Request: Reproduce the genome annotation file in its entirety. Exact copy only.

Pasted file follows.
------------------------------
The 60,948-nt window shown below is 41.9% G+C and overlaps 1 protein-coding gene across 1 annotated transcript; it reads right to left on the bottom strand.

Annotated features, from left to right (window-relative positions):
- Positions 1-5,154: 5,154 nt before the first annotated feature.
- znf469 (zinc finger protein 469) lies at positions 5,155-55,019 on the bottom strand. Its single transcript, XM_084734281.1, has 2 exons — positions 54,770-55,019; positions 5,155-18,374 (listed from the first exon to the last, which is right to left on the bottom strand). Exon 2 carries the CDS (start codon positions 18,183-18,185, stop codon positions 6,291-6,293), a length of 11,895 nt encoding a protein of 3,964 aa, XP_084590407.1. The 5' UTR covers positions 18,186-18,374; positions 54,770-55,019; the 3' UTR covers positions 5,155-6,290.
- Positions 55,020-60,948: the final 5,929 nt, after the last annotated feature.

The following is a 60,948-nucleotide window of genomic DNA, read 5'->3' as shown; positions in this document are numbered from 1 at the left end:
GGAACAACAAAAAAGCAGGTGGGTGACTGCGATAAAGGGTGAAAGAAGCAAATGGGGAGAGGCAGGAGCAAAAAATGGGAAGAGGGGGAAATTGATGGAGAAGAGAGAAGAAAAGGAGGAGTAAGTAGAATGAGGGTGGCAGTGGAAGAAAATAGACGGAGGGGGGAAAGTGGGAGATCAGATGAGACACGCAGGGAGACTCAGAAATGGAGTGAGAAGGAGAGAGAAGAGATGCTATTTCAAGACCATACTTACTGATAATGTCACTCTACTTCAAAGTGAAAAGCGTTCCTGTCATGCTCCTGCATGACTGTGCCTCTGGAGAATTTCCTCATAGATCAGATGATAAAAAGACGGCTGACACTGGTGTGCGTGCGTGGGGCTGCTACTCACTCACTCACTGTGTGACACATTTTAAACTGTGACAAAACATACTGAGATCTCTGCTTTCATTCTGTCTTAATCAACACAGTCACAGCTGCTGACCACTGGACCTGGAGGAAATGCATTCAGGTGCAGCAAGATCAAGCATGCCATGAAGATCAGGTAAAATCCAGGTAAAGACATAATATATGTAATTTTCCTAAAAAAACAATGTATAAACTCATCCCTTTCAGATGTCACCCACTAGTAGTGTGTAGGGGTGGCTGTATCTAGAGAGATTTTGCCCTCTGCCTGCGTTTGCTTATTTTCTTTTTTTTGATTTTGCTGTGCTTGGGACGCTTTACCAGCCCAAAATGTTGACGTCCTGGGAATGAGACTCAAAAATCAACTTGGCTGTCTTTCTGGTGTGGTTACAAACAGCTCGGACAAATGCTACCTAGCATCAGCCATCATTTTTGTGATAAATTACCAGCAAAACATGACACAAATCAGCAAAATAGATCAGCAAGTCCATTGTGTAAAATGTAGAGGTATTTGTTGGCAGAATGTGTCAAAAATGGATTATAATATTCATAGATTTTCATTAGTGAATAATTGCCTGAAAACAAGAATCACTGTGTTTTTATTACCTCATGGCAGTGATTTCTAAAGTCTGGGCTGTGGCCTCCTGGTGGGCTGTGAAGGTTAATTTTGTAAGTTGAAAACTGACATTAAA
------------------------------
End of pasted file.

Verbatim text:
The 60,948-nt window shown below is 41.9% G+C and overlaps 1 protein-coding gene across 1 annotated transcript; it reads right to left on the bottom strand.

Annotated features, from left to right (window-relative positions):
- Positions 1-5,154: 5,154 nt before the first annotated feature.
- znf469 (zinc finger protein 469) lies at positions 5,155-55,019 on the bottom strand. Its single transcript, XM_084734281.1, has 2 exons — positions 54,770-55,019; positions 5,155-18,374 (listed from the first exon to the last, which is right to left on the bottom strand). Exon 2 carries the CDS (start codon positions 18,183-18,185, stop codon positions 6,291-6,293), a length of 11,895 nt encoding a protein of 3,964 aa, XP_084590407.1. The 5' UTR covers positions 18,186-18,374; positions 54,770-55,019; the 3' UTR covers positions 5,155-6,290.
- Positions 55,020-60,948: the final 5,929 nt, after the last annotated feature.

The following is a 60,948-nucleotide window of genomic DNA, read 5'->3' as shown; positions in this document are numbered from 1 at the left end:
GGAACAACAAAAAAGCAGGTGGGTGACTGCGATAAAGGGTGAAAGAAGCAAATGGGGAGAGGCAGGAGCAAAAAATGGGAAGAGGGGGAAATTGATGGAGAAGAGAGAAGAAAAGGAGGAGTAAGTAGAATGAGGGTGGCAGTGGAAGAAAATAGACGGAGGGGGGAAAGTGGGAGATCAGATGAGACACGCAGGGAGACTCAGAAATGGAGTGAGAAGGAGAGAGAAGAGATGCTATTTCAAGACCATACTTACTGATAATGTCACTCTACTTCAAAGTGAAAAGCGTTCCTGTCATGCTCCTGCATGACTGTGCCTCTGGAGAATTTCCTCATAGATCAGATGATAAAAAGACGGCTGACACTGGTGTGCGTGCGTGGGGCTGCTACTCACTCACTCACTGTGTGACACATTTTAAACTGTGACAAAACATACTGAGATCTCTGCTTTCATTCTGTCTTAATCAACACAGTCACAGCTGCTGACCACTGGACCTGGAGGAAATGCATTCAGGTGCAGCAAGATCAAGCATGCCATGAAGATCAGGTAAAATCCAGGTAAAGACATAATATATGTAATTTTCCTAAAAAAACAATGTATAAACTCATCCCTTTCAGATGTCACCCACTAGTAGTGTGTAGGGGTGGCTGTATCTAGAGAGATTTTGCCCTCTGCCTGCGTTTGCTTATTTTCTTTTTTTTGATTTTGCTGTGCTTGGGACGCTTTACCAGCCCAAAATGTTGACGTCCTGGGAATGAGACTCAAAAATCAACTTGGCTGTCTTTCTGGTGTGGTTACAAACAGCTCGGACAAATGCTACCTAGCATCAGCCATCATTTTTGTGATAAATTACCAGCAAAACATGACACAAATCAGCAAAATAGATCAGCAAGTCCATTGTGTAAAATGTAGAGGTATTTGTTGGCAGAATGTGTCAAAAATGGATTATAATATTCATAGATTTTCATTAGTGAATAATTGCCTGAAAACAAGAATCACTGTGTTTTTATTACCTCATGGCAGTGATTTCTAAAGTCTGGGCTGTGGCCTCCTGGTGGGCTGTGAAGGTTAATTTTGTAAGTTGAAAACTGACATTAAA